Putting it all on Jesus saves us from shock and consternation over the fact that anything like that should happen to us.  But, that is exactly what the cross is supposed to do: Wake us up to how it is with those who align themselves with the life that is their life to live, and swim against the current of cultural expectations of how life should be lived, to be and do what needs to be and to be done within the context and circumstances and relationships of our life here and now (In each situation as it arises).

Jesus’ life and death are a visual representation of what to expect, in order to prepare us for what follows. When we drink the cup Jesus drank, and are baptized with the baptism with which he was baptized, in walking the path he walked, and taking up the spiritual task of being true to ourselves and fulfilling our destiny within the context, circumstances, and relationships of our lives, the cross then takes the form of our handing over our idea of what our life should be, in order to live the life that is truly our life to live.

If you had your wits about you, you would recognize the implications of what I’m saying, and stop reading. You would turn to something that promises smooth things about sin and repentance, and offers you heaven for the low, low price of resisting temptation, and believing what you are told to believe. Here, you are going to hear that the spiritual task is the experience, exploration, and expression of yourself within the context, circumstances, and relationships of your life. The treasure is the unfolding of yourself—the spiritual life is about the creative revelation of you in the world. Don’t think that that sounds like there is nothing to it.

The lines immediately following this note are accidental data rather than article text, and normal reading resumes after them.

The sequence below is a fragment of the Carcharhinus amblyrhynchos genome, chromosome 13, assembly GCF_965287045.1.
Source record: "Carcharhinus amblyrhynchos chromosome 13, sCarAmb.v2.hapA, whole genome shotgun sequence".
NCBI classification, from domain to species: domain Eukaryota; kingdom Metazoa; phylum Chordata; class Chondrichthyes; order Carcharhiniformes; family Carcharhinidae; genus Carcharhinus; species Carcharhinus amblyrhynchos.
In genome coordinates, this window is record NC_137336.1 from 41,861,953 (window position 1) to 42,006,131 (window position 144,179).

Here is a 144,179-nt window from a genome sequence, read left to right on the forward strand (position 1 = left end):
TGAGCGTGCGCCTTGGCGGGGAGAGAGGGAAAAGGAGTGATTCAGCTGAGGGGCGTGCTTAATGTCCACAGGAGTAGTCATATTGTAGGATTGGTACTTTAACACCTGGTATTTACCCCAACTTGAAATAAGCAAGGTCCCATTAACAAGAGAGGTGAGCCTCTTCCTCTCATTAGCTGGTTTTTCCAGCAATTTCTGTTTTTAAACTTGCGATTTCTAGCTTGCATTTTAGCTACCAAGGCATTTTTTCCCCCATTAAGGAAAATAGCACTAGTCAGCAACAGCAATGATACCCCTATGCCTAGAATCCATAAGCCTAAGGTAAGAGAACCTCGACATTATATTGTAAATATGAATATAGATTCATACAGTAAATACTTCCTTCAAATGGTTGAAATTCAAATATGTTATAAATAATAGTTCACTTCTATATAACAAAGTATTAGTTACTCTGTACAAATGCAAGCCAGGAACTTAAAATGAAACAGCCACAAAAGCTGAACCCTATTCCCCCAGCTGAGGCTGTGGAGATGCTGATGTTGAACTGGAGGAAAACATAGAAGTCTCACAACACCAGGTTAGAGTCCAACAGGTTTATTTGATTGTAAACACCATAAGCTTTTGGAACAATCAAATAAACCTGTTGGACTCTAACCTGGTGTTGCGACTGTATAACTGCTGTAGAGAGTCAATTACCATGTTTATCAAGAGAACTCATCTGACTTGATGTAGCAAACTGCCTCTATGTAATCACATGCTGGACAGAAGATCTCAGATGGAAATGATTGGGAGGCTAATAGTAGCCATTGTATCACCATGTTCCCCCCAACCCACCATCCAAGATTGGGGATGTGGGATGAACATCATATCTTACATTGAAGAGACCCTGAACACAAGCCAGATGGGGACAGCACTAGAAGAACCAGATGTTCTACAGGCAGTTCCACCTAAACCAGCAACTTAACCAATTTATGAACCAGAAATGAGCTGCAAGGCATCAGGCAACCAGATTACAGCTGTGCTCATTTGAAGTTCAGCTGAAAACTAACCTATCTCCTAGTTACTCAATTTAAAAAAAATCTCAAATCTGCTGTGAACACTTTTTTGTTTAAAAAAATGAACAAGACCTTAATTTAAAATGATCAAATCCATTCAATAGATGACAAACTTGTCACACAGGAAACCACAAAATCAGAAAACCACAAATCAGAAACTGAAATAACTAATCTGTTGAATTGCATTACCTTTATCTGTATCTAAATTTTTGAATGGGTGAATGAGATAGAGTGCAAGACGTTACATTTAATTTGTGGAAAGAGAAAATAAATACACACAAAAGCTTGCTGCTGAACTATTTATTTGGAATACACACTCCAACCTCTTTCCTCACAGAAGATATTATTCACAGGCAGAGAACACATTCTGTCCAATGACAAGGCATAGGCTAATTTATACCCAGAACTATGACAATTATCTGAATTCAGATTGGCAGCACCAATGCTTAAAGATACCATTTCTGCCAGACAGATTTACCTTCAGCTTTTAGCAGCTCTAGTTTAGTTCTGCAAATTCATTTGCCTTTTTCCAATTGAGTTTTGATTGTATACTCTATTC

The minute you take up that task, you will find yourself swept up in the biblical themes. You will live out the Bible stories. The Garden of Eden will be about you, standing before the glittery, flashy, life that you have in mind, and turning your back on the different, deeper, needs of heart, and soul, and self. The Garden of Gethsemane will be about you reversing the trend and stepping back into the truth of who you are, and what is yours to do no matter what. All the stories in the Bible are about us in this struggle to be who we are, where we are, when we are, how we are, doing what is ours to do. They come to life in our life every day.

There is no bigger adventure than the adventure of our own life, and it waits for us to live it. And waits. And waits. And waits… For us to get to the end of our rope at last, and change our mind about what is important–and take up the work that is ours to do at last.

Published by jimwdollar

I'm retired, and still finding my way--but now, I don't have to pretend that I know what I'm doing. I retired after 40.5 years as a minister in the Presbyterian Church USA, serving churches in Louisiana, Mississippi and North Carolina. I graduated from Austin Presbyterian Theological Seminary, in Austin, Texas, and Northwestern State University in Natchitoches, Louisiana. My wife, Judy, and I have three daughters and five granddaughters within about twenty minutes from where we live--and are enjoying our retirement as much as we have ever enjoyed anything.